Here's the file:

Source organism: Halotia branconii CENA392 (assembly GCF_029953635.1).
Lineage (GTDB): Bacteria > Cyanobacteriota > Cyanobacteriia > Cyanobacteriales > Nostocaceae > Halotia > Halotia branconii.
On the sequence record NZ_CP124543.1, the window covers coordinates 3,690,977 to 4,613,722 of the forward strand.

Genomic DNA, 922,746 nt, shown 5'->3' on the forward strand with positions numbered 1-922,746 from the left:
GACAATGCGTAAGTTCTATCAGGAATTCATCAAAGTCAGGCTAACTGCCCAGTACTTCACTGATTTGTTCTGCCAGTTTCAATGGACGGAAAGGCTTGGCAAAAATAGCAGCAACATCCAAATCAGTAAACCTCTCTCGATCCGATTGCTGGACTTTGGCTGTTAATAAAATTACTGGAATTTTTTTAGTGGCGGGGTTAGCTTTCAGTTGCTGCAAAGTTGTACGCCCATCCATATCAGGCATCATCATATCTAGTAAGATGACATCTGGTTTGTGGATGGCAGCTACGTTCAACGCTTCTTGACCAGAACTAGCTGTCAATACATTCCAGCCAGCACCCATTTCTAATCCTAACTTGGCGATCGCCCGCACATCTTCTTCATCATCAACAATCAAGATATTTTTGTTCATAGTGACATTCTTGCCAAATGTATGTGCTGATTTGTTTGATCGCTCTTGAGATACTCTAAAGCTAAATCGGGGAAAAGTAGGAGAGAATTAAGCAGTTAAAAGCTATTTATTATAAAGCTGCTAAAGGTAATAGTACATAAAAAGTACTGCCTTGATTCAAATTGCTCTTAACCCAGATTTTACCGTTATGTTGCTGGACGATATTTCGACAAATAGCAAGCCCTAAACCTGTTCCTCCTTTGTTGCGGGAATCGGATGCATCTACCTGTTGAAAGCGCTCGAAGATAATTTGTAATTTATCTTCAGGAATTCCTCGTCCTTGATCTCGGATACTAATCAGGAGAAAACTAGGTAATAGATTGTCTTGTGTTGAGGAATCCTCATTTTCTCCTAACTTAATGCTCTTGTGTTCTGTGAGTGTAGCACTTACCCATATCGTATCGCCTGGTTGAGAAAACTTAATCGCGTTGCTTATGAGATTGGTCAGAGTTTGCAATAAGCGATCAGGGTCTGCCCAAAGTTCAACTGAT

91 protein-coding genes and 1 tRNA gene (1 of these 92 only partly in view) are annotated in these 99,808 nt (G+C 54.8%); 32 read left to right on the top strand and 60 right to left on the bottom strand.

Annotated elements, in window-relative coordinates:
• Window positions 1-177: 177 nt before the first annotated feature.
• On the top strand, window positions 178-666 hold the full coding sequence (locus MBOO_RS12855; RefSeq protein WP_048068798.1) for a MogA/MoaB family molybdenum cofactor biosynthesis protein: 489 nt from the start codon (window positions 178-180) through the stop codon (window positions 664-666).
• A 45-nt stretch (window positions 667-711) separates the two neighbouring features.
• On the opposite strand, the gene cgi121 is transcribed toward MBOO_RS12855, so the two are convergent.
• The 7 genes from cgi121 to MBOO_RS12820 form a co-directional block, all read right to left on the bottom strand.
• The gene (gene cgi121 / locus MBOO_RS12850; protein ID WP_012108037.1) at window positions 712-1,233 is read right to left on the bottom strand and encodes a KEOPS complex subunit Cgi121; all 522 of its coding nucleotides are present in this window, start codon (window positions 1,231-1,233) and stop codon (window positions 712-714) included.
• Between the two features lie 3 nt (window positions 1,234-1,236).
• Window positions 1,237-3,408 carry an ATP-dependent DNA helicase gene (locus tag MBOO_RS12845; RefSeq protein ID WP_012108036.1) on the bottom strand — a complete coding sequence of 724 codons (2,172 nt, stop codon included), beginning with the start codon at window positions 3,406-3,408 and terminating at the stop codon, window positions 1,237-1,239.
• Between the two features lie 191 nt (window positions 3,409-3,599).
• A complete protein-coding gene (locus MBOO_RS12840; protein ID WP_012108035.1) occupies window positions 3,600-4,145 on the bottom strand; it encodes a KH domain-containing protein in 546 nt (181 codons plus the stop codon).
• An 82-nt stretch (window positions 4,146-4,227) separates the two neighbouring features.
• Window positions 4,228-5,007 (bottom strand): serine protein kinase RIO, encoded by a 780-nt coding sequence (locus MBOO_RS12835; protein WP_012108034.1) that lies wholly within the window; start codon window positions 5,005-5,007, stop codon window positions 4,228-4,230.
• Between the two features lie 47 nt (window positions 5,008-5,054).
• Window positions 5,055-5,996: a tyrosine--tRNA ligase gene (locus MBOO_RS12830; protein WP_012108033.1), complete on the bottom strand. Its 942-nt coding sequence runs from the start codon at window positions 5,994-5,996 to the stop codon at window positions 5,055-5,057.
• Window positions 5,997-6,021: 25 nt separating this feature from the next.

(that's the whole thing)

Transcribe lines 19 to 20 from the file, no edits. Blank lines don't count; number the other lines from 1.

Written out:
• Window positions 4,228-5,007 (bottom strand): serine protein kinase RIO, encoded by a 780-nt coding sequence (locus MBOO_RS12835; protein WP_012108034.1) that lies wholly within the window; start codon window positions 5,005-5,007, stop codon window positions 4,228-4,230.
• Between the two features lie 47 nt (window positions 5,008-5,054).